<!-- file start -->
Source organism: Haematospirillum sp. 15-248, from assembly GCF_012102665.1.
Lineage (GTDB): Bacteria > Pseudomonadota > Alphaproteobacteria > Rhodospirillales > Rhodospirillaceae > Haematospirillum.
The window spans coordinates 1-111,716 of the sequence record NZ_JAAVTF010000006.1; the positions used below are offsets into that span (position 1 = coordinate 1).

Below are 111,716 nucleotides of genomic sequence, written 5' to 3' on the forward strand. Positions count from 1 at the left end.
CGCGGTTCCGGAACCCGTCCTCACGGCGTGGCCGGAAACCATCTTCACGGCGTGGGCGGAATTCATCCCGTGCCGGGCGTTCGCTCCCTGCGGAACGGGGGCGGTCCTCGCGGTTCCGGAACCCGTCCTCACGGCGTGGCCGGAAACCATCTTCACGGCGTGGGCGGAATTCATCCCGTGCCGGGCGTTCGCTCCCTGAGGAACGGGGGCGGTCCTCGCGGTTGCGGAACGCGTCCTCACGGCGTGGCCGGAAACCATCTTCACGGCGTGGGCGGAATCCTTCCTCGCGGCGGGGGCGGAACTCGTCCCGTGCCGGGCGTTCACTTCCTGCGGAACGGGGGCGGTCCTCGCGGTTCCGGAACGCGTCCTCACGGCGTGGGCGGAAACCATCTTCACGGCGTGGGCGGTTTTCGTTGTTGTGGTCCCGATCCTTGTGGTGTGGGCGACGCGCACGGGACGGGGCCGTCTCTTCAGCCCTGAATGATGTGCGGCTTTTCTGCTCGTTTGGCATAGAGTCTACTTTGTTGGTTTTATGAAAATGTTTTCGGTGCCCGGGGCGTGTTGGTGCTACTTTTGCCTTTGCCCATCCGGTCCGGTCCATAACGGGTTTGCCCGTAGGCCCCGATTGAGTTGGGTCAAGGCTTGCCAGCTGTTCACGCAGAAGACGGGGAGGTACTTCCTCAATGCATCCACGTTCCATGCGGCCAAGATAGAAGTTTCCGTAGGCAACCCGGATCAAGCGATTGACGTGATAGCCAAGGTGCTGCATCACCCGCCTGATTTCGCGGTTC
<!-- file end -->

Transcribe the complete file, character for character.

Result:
Source organism: Haematospirillum sp. 15-248, from assembly GCF_012102665.1.
Lineage (GTDB): Bacteria > Pseudomonadota > Alphaproteobacteria > Rhodospirillales > Rhodospirillaceae > Haematospirillum.
The window spans coordinates 1-111,716 of the sequence record NZ_JAAVTF010000006.1; the positions used below are offsets into that span (position 1 = coordinate 1).

Below are 111,716 nucleotides of genomic sequence, written 5' to 3' on the forward strand. Positions count from 1 at the left end.
CGCGGTTCCGGAACCCGTCCTCACGGCGTGGCCGGAAACCATCTTCACGGCGTGGGCGGAATTCATCCCGTGCCGGGCGTTCGCTCCCTGCGGAACGGGGGCGGTCCTCGCGGTTCCGGAACCCGTCCTCACGGCGTGGCCGGAAACCATCTTCACGGCGTGGGCGGAATTCATCCCGTGCCGGGCGTTCGCTCCCTGAGGAACGGGGGCGGTCCTCGCGGTTGCGGAACGCGTCCTCACGGCGTGGCCGGAAACCATCTTCACGGCGTGGGCGGAATCCTTCCTCGCGGCGGGGGCGGAACTCGTCCCGTGCCGGGCGTTCACTTCCTGCGGAACGGGGGCGGTCCTCGCGGTTCCGGAACGCGTCCTCACGGCGTGGGCGGAAACCATCTTCACGGCGTGGGCGGTTTTCGTTGTTGTGGTCCCGATCCTTGTGGTGTGGGCGACGCGCACGGGACGGGGCCGTCTCTTCAGCCCTGAATGATGTGCGGCTTTTCTGCTCGTTTGGCATAGAGTCTACTTTGTTGGTTTTATGAAAATGTTTTCGGTGCCCGGGGCGTGTTGGTGCTACTTTTGCCTTTGCCCATCCGGTCCGGTCCATAACGGGTTTGCCCGTAGGCCCCGATTGAGTTGGGTCAAGGCTTGCCAGCTGTTCACGCAGAAGACGGGGAGGTACTTCCTCAATGCATCCACGTTCCATGCGGCCAAGATAGAAGTTTCCGTAGGCAACCCGGATCAAGCGATTGACGTGATAGCCAAGGTGCTGCATCACCCGCCTGATTTCGCGGTTC